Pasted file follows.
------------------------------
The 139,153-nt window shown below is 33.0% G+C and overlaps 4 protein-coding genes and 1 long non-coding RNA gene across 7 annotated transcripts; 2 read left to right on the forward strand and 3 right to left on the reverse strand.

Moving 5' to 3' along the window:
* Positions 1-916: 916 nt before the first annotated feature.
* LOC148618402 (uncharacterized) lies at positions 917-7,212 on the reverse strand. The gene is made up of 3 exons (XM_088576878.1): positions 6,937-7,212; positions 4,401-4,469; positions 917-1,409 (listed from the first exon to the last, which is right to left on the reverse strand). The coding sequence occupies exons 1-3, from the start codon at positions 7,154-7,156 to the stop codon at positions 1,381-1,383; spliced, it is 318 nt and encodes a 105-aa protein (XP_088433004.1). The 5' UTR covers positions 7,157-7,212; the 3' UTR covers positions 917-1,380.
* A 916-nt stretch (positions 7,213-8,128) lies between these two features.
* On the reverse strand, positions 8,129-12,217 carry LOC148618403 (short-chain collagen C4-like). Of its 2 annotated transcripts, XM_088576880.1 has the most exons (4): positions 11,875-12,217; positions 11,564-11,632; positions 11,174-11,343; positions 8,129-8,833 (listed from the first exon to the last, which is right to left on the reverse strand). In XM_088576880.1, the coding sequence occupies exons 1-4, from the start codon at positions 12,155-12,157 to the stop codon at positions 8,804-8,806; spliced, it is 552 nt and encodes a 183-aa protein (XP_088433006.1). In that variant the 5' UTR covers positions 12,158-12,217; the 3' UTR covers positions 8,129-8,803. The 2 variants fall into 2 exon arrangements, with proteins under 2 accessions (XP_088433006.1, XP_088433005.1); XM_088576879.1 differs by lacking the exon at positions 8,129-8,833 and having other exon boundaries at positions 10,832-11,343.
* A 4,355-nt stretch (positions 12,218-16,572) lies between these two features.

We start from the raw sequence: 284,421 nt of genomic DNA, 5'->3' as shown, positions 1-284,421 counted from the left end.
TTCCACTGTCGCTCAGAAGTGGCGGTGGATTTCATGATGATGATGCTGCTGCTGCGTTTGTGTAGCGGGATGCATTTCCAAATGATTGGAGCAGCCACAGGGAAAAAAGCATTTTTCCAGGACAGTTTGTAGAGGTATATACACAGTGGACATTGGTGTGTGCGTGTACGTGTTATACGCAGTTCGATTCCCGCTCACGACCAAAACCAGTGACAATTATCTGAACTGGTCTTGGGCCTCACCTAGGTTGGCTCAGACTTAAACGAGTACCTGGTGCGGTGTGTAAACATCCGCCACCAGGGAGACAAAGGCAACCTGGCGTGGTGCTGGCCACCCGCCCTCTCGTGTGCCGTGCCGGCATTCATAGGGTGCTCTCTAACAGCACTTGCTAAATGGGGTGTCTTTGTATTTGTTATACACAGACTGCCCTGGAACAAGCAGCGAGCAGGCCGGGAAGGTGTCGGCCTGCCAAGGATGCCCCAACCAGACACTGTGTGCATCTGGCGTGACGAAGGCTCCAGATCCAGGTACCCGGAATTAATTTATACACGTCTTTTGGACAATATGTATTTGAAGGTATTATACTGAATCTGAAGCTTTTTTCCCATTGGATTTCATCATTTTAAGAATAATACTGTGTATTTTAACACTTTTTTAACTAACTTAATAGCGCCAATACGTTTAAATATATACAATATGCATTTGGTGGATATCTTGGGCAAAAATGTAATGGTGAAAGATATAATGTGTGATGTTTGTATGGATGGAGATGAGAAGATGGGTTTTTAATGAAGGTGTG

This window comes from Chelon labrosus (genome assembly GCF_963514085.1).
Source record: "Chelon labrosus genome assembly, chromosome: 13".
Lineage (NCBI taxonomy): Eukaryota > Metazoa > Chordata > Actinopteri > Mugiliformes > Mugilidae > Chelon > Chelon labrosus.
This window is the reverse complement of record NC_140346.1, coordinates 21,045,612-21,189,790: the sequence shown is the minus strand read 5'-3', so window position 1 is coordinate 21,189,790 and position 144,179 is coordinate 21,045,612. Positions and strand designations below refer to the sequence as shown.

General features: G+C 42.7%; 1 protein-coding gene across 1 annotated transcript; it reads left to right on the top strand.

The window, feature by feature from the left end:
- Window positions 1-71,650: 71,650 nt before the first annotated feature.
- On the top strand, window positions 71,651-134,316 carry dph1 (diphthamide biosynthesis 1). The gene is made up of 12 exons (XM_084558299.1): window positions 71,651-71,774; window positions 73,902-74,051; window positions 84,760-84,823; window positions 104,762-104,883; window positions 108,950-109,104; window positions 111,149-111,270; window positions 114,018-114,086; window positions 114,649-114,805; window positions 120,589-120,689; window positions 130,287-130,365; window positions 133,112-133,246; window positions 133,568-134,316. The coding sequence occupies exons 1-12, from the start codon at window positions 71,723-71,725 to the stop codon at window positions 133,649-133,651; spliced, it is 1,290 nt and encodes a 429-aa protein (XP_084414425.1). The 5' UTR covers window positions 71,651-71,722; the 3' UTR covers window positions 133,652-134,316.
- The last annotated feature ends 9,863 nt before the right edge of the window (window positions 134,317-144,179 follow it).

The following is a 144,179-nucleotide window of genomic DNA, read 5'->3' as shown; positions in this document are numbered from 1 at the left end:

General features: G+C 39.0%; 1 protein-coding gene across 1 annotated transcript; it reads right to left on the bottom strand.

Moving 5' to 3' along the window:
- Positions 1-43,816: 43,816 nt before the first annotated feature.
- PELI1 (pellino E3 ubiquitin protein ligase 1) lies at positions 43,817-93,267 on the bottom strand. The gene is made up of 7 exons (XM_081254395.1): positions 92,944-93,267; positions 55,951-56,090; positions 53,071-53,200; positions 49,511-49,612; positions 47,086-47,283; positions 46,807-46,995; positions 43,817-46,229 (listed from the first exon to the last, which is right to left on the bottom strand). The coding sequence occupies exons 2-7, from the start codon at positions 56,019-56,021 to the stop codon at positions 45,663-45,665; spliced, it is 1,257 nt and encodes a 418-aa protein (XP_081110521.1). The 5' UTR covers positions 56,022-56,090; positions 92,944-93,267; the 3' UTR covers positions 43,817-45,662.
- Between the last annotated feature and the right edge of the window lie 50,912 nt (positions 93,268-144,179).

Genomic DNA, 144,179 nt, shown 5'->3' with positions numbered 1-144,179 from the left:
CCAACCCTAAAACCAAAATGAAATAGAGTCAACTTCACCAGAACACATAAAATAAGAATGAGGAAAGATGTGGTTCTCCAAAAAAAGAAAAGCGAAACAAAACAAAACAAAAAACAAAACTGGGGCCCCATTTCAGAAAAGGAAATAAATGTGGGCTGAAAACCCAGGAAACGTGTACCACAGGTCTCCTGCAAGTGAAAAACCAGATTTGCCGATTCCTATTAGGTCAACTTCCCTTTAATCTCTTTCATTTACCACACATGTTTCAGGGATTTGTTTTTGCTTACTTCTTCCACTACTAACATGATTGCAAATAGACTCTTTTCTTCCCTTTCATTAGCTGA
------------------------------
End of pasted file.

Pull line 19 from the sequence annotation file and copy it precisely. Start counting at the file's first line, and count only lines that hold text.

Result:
The following is a 144,179-nucleotide window of genomic DNA, read 5'->3' as shown; positions in this document are numbered from 1 at the left end: